News Brief

Watch J Molley’s Hazy Music Video For ‘Lightning’

J Molley's music video for 'Lightning' is here.

J Molley just delivered the visuals for his song "Lightning" as promised. The song is part of the South African singer/rapper's 2018 EP Leader of the Wave.


On "Lightning," which was produced by Ricco, J Molley displays his adeptness with the pen, and exhibits a control over his voice, which in turn makes his art convincing. And addictive. Take for instance the song's opening verse, in which he sings:

"When you hear my words, know it's not advice/ Born to die, hell is cold as ice/ When you fall in love, be prepared to cry/ If you wanna win, be prepared to lie"

The music video for "Lightning," which is directed by Jasyn Howes, is as hazy as the music itself. With subtle yet clever use of effects, the director manages to have J Molley looking as ethereal as he sounds. The video was shot mostly under low light, and shows J Molley and the models as mysterious characters that are free from the worldly limitations and rules.

Watch the music video for "Lightning" below, and revisit Leader of the Wave here or stream it underneath.

J Molley - Lightning ( Official Music Video ) www.youtube.com



Interview
Photo: Benoit Peverelli

Interview: Oumou Sangaré Proves Why She's the Songbird of Wassoulou

We caught up with the Malian singer to talk about her new Acoustic album, longevity as an artist, and growing up in Mali.

When Oumou Sangaré tells me freedom is at her core, I am not surprised. If you listen to her discography, you'll be hard-pressed to find a song that doesn't center or in some way touch on women's rights or child abuse. The Grammy award-winning Malian singer has spent a significant part of her career using her voice to fight for the rights of women across Africa and the world, a testimony to this is her naming her debut studio album Moussolou, meaning Woman. The album, a pure masterpiece that solidified Oumou's place amongst the greats and earned her the name 'Songbird of Wassoulou,' was a commercial success selling over 250,000 records in Africa and would in turn go on to inspire other singers across the world.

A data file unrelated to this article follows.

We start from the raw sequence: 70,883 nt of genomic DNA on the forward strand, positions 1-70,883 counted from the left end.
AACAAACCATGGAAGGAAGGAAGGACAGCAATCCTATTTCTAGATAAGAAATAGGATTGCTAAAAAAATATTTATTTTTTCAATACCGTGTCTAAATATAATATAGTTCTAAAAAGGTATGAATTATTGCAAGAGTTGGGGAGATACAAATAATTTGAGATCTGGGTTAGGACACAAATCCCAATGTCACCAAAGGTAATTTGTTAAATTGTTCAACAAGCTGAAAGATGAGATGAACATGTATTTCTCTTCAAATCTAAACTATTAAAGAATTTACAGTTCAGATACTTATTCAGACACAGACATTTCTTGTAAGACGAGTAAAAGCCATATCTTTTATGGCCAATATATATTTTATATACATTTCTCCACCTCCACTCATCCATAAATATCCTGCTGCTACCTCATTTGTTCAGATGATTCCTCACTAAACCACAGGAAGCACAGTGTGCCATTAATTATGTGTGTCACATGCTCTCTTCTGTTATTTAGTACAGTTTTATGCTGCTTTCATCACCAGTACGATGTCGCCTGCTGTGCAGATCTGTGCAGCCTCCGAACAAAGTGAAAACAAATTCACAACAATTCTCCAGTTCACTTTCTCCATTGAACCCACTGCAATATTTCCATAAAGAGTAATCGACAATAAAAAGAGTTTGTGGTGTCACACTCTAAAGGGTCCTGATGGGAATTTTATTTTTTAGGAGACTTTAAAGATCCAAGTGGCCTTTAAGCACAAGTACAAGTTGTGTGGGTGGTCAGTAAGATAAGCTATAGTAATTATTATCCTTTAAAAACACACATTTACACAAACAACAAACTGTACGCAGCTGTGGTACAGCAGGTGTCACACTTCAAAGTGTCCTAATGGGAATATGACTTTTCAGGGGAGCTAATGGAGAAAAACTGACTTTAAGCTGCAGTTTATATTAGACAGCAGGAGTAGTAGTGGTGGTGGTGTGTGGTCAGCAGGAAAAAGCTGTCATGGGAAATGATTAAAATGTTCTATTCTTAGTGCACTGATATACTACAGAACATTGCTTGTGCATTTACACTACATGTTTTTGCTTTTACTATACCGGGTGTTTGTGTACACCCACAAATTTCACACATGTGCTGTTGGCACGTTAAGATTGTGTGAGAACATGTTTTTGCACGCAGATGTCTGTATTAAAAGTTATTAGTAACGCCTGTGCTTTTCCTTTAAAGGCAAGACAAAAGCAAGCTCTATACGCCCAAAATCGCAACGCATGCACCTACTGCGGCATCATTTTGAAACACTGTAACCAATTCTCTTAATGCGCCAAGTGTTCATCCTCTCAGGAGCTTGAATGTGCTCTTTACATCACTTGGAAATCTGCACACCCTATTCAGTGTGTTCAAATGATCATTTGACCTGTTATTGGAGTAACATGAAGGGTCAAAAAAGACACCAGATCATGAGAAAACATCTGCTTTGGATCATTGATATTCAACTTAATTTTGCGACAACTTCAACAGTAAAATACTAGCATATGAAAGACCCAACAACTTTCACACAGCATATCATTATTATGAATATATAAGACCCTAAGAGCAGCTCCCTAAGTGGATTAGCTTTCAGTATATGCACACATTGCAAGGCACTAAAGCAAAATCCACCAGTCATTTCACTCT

On her latest body of work Acoustic, a reworking of her critically acclaimed 2017 album Mogoya, Oumou Sangaré proves how and why she earned her accolades. The entirety of the 11-track album was recorded within two days in the Midi Live studio in Villetaneuse in 'live' conditions—with no amplification, no retakes or overdubs, no headphones. Throughout the album, using her powerful and raw voice that has come to define feminism in Africa and shaped opinions across the continent, Oumou boldly addresses themes like loss, polygamy and female circumcision.

We caught up with the Malian singer at the studio she is staying while in quarantine to talk about her new album, longevity as an artist, and growing up in Mali.

This interview has been edited and condensed for clarity.

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